Heng Chivoan and Uy Nousereimony
ABOUT 100 disgruntled residents of the Boeung Kak lakeside have set fire to tyres near sand-pumping equipment being used to fill in the lake, and later clashed with police as they tried to make their way to Prime Minister Hun Sen’s Phnom Penh home.
Ly Mom, a community representative from Village 24 in Daun Penh district’s Srah Chak commune, said the protest occurred spontaneously after local authorities and Shukaku Inc employees refused to halt efforts to fill in the lake, causing a number of homes to be inundated with mud earlier in the morning.
“We had just asked them to temporarily stop pumping the sand to prevent our homes from flooding,” she said.
After their request was denied, residents burned several tyres on the sand near the company’s equipment.
When they attempted to leave Srah Chak commune and walk to Hun Sen’s home, they were blocked by police and military police, according to a statement released by the Housing Rights Task Force.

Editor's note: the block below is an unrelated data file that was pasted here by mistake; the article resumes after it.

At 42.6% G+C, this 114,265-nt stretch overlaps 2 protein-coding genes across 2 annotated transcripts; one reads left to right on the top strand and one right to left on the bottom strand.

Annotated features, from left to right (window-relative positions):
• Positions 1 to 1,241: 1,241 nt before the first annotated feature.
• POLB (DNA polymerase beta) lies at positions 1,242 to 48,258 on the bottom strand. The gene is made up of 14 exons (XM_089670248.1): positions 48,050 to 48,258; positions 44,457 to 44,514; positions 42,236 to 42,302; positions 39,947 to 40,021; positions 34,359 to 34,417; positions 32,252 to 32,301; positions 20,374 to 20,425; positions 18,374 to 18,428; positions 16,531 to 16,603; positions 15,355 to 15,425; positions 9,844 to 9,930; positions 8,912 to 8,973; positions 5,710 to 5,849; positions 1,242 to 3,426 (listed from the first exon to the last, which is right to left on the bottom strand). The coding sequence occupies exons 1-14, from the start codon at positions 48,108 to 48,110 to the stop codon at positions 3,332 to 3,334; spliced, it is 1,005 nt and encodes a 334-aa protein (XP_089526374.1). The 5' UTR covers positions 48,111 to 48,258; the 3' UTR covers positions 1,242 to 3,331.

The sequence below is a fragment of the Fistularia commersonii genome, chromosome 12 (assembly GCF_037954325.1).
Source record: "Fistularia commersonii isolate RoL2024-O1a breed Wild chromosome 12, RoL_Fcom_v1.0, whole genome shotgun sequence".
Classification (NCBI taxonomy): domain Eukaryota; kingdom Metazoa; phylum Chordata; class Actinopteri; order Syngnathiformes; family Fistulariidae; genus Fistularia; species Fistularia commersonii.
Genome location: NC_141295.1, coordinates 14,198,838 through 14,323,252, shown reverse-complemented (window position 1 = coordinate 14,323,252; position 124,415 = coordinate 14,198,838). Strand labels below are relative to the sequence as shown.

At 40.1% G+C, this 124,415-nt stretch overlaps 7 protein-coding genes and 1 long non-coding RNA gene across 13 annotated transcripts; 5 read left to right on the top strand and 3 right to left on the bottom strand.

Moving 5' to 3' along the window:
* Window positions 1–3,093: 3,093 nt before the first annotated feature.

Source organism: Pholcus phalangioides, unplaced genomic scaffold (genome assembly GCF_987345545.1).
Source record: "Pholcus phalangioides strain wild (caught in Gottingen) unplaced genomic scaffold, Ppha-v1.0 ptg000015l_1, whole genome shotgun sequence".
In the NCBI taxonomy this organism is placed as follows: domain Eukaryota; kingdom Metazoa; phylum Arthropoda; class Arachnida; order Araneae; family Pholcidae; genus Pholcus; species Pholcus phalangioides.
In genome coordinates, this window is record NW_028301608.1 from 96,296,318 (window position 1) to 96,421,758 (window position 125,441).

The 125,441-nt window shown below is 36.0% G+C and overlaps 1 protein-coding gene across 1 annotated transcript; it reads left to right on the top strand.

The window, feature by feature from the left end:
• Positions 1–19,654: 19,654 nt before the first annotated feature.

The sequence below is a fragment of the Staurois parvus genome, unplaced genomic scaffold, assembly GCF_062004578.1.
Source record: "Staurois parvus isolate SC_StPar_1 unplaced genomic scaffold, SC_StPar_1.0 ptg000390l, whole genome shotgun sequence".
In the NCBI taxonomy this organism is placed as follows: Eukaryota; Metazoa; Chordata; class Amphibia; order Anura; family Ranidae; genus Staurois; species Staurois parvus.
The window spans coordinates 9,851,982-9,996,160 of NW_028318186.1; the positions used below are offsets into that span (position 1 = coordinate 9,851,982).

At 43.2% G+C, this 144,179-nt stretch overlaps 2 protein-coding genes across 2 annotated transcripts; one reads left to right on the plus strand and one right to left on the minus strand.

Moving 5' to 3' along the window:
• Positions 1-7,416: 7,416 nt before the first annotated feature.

“As the situation developed, the increasingly beleaguered protesters, largely consisting of women and children, faced violence on the part of the police, who pushed people and pinned some women against a wall,” the statement said.
HRTF secretary general Sia Phearum said that the actions of the police “reflect the increasing pressure and intimidation of residents of Boeung Kak”.
“The company and local police force have no right to surround and intimidate community members, who were only exercising their right to freedom of expression and imparting information,” he said.
In February 2007, Shukaku Inc, a local developer owned by Cambodian People’s Party Senator Lao Meng Khin, signed a lease agreement with the municipality giving it the right to develop the lakeside. The following year the company began filling in the lake to make way for a 133-hectare housing and commercial development. Housing rights advocates say that more than 4,000 families will be displaced by the project.
Sok Sambath, Daun Penh district governor, met with the protesters at the blockade and asked them to write a letter detailing their complaints and demands. At first he promised to forward the document to Phnom Penh Governor Kep Chuktema; later, he said he would pass it to Hun Sen. “I promise to send your requests to the premier....He will decide for everyone how to resolve this problem,” he said.